Describe the path of blood circulation Essay
Deoxygenated blood enters the right atrium through the superior and inferior vena cava. Superior vena cava is found at the top of the top of the right atrium and the inferior vena cava is located at the bottom of the right atrium. The blood is deoxygenated because the cell membranes have absorbed all the oxygen that was available in it. From the right atrium, blood flows into the right ventricle through the tricuspid valve. Tricuspid valve is also called the right atrioventricular valve because it is allocated between atrium and ventricles (Herlihy, 2014, pg 200 ). The ventricles contract and the tricuspid valve close to stop back flow of blood into the right atrium. Deoxygenated blood flows into the pulmonary artery through the pulmonary semi lunar valve. Semi lunar valve stops blood from flowing back into the right ventricles once it enters the right pulmonary. The deoxygenated blood is carried to the lungs by the pulmonary artery for purification.
Oxygenated blood flows back to the heart through the pulmonary veins into the left atrium. The left atrium relaxes, the oxygenated blood flows into the left ventricle through the left atrioventricular (AV) valve. The valve is also called bicuspid valve because it has only two flaps. The left ventricles contracts, the oxygenated blood are pumped into the aorta through the aortic semi lunar valve. The valve stops blood from flowing back into the left ventricle (Herlihy ,2014, pg 201).The aorta branches into other arteries which then branch into smaller arterioles. The arterioles meet with the capillaries where oxygen is exchanged with carbon dioxide.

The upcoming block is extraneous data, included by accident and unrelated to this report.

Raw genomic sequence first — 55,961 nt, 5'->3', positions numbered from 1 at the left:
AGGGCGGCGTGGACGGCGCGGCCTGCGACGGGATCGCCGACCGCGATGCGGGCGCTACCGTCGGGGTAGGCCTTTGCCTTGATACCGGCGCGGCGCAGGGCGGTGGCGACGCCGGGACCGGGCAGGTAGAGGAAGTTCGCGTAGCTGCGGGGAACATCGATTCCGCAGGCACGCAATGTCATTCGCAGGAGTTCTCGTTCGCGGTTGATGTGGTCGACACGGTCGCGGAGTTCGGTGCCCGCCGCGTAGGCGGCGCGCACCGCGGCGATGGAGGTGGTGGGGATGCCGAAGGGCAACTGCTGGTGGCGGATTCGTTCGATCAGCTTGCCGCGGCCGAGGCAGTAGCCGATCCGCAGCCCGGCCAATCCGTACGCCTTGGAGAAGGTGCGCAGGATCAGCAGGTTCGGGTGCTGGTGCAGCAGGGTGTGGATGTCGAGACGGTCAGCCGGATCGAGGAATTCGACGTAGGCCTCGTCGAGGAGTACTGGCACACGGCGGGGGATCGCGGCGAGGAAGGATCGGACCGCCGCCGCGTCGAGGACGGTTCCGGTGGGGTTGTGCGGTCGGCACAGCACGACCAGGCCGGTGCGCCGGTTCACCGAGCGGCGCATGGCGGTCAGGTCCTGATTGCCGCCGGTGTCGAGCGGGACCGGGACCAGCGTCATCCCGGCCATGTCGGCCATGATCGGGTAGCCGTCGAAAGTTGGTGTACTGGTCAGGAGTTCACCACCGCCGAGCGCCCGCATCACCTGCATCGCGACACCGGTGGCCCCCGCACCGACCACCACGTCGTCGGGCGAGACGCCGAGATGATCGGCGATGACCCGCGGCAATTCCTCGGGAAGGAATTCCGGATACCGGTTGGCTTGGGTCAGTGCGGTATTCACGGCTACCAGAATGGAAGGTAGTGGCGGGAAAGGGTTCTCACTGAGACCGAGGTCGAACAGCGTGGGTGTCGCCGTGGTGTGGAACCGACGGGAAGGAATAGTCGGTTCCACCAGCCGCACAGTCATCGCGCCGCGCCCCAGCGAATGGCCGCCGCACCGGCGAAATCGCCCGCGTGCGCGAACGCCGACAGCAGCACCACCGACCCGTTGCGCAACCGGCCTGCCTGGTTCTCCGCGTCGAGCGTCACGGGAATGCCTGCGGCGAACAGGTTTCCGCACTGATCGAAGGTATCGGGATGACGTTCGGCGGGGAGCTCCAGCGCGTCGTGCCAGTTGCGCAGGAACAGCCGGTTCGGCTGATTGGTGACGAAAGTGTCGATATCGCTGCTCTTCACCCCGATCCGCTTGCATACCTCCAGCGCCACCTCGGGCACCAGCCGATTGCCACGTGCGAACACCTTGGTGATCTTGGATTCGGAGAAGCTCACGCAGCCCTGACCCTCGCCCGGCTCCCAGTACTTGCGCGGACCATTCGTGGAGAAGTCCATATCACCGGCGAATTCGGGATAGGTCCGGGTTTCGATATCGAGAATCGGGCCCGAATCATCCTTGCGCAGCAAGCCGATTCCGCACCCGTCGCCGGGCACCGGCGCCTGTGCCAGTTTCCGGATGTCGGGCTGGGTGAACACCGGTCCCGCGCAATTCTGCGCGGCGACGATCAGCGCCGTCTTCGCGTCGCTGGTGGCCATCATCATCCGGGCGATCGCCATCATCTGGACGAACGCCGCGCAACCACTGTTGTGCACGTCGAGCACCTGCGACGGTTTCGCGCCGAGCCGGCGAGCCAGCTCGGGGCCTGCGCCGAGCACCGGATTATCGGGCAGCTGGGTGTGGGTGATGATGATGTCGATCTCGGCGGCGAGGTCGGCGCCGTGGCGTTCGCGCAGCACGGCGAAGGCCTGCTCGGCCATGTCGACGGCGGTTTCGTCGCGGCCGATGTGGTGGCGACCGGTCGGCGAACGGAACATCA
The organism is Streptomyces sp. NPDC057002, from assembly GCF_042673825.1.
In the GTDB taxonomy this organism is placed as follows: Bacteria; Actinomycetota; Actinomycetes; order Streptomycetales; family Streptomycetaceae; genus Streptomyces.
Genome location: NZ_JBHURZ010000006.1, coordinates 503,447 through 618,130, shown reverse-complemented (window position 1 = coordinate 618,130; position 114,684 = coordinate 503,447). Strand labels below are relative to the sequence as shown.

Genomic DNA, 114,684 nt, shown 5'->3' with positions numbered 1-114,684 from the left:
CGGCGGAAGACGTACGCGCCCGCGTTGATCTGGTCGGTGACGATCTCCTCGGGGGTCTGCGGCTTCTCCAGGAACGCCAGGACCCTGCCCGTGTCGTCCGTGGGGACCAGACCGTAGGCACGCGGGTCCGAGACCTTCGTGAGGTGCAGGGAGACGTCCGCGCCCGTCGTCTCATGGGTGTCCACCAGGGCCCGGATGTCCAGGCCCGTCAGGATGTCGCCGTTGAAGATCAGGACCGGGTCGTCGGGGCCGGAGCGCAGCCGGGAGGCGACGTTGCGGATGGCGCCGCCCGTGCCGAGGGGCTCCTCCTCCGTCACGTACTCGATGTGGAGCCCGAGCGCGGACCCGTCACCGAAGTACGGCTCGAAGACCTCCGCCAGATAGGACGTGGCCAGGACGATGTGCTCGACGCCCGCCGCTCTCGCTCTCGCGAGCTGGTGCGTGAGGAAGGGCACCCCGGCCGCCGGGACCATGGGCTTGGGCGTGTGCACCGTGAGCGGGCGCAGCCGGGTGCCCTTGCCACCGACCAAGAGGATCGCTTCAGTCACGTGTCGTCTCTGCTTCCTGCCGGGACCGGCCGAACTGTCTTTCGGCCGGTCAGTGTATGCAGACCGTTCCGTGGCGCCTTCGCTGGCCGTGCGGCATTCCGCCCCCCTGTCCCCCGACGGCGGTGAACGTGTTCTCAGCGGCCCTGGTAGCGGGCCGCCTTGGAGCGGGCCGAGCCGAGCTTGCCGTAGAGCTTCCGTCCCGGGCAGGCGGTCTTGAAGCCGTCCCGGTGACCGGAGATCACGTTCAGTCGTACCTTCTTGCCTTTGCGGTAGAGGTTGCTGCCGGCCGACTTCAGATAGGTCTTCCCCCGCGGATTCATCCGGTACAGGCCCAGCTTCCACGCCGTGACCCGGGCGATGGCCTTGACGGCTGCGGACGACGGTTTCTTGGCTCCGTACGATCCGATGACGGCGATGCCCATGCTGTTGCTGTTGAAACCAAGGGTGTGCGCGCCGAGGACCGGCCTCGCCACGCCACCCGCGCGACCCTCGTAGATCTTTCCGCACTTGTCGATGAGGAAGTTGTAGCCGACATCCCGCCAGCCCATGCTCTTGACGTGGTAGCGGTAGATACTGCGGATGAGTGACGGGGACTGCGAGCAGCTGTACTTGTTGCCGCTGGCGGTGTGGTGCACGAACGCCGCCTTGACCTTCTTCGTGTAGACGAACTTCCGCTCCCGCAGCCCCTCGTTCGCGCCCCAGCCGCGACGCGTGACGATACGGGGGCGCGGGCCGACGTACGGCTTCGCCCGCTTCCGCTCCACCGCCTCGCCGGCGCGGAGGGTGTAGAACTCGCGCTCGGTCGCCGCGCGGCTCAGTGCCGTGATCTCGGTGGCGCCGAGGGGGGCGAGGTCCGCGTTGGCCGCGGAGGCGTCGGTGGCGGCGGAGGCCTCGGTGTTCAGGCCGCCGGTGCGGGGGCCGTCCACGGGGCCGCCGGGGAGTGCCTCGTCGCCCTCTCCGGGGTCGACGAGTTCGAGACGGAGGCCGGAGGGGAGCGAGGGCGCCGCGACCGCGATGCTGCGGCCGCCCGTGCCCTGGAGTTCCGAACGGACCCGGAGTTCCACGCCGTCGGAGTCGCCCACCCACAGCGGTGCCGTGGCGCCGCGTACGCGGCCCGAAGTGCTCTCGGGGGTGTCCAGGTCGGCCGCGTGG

The capillaries allow essential materials like water to diffuse out to maintain the health of the cell (The Circulatory System,n.d.). The capillaries also transport waste and carbon dioxide out of the cells. Apart from the waste exchange at the end of the capillary oxygen also leaves the red blood cells into the bloodstream.
Herlihy, B. (2014). The Human Body in Health and Illness. 5th Edition. Texas: Houston. Elsevier Health Science
The Circulatory System. (n.d.). Retrieved July 16, 2015, from